Former NTSB Chair sounds alarm on airline safety amid staffing shortages

Southwest pilots had 738 fatigue pulls in October, compared to the historical average of 100 for that month

Chaos at Southwest and American Airlines in recent weeks, which stranded thousands of travelers with flight cancellations, has raised concerns for the airline industry beyond the busy holiday season. 

There are new worries the recent cancellation chaos could be indicative of an even bigger problem regarding safety.

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Former National Transportation Safety Board Chair Jim Hall is sounding the alarm. He says the furloughs, layoffs and early retirements at the beginning of the pandemic have left airlines short-staffed and without some of their most experienced pilots, mechanics and flight attendants. At the same time, demand for air travel is taking off.

"It appears that some of the airlines are attempting to meet this demand, not in a very structured way, but in a haphazard way," Hall told FOX Business. 

Hall tells Grady Trimble that ramping up too quickly could have catastrophic consequences comparable to Boeing’s 737 Max crisis.

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Meanwhile, unions for pilots and flight attendants complain they’re being spread thin. The Association of Flight Attendants says its members are "exhausted."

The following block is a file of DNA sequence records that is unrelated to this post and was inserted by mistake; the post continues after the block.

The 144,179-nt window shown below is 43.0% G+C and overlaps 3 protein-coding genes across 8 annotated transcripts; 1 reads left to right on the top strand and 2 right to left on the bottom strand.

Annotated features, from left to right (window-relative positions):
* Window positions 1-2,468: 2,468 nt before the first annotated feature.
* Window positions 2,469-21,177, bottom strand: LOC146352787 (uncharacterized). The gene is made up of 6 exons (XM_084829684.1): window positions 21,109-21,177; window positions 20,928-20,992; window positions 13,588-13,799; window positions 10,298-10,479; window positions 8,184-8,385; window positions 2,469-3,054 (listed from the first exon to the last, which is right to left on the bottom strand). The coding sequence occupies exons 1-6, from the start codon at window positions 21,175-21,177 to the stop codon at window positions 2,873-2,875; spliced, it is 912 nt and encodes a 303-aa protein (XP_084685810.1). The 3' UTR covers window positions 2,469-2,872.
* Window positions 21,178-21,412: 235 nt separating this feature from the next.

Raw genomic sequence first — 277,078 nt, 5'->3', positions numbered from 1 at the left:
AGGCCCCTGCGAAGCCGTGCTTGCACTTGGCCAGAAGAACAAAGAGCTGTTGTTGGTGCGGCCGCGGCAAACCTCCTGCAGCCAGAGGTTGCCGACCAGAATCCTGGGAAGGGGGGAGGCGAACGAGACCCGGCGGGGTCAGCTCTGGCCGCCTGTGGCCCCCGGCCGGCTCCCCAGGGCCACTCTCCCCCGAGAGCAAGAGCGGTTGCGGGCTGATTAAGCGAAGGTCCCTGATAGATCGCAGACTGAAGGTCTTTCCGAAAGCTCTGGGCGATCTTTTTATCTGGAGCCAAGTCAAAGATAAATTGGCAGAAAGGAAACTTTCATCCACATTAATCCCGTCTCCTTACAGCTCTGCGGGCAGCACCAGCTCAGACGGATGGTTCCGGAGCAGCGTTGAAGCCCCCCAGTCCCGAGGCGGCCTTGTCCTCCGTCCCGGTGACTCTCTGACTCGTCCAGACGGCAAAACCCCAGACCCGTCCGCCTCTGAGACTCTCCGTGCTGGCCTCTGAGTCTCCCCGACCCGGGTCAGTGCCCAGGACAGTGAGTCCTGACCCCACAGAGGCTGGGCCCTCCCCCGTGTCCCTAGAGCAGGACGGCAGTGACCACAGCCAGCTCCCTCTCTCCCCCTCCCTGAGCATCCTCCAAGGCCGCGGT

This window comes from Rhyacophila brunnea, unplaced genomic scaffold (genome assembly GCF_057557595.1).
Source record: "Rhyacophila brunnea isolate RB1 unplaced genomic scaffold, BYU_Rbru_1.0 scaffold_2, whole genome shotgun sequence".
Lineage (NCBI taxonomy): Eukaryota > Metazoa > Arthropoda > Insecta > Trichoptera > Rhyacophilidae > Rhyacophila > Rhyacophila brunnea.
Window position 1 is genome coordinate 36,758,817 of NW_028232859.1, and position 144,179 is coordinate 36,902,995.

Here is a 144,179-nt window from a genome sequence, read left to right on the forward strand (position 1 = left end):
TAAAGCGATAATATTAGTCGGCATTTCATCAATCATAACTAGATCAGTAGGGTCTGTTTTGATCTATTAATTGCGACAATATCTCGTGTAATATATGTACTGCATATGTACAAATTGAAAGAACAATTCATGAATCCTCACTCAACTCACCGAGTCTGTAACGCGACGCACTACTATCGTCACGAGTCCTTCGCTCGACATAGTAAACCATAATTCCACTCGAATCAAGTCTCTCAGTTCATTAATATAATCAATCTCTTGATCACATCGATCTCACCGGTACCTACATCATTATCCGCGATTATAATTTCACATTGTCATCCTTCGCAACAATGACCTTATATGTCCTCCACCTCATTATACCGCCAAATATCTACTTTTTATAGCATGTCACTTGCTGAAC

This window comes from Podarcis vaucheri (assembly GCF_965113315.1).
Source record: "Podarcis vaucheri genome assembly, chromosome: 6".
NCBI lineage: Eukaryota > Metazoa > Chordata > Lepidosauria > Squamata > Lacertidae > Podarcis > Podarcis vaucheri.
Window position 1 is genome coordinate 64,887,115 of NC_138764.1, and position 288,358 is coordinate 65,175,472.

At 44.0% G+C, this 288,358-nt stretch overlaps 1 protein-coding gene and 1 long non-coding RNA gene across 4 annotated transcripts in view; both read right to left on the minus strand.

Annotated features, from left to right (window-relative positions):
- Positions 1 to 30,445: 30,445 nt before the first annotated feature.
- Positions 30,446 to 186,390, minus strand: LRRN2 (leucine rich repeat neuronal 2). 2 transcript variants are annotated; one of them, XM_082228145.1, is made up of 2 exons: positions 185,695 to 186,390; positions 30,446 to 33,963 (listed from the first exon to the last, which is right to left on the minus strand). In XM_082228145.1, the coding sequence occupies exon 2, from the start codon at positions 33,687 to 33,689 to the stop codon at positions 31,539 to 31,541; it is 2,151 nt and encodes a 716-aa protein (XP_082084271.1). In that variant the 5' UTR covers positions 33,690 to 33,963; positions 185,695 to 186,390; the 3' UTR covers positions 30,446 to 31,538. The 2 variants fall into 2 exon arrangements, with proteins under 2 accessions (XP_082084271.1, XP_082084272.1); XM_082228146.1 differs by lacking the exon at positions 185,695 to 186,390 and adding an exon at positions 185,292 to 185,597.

The Southwest Airlines Pilots Association says pilots are removing themselves from the flying schedule because of fatigue at a much higher rate than normal, which is referred to as a "fatigue pull." There were 738 fatigue pulls among Southwest pilots in October, compared to the historical average of 100 for that month, according to the union.

"The good news is our pilots are prioritizing safety over compensation," Capt. Casey Murray, president of the union, said. "The operation is still safe, but there's a lot of stress on it."

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Southwest Airlines pilots perform a pre-check in a 737 aircraft before a flight at Ronald Reagan Washington National Airport.  (AP Photo/Mike Stewart / Getty Images)

The Allied Pilots Association, which represents American Airlines pilots, wouldn’t share fatigue pull numbers but said they were also higher this summer compared to 2019.

"More fatigue calls are good to bolster your safety margin, but it also tells us you’re running an operation at a rate that is not sustainable," Capt. Dennis Tajer with the union told Trimble.

Both pilot unions blame the added stress largely on uncertain, last-minute scheduling and an impending vaccine mandate.

FOX Business reached out to Southwest Airlines and the FAA for comment on this story, but neither has directly answered questions about safety concerns.

The FAA referred FOX Business to a letter dated August 2021, which was sent to the airlines, outlining "safety elements" airlines should monitor during the pandemic recovery.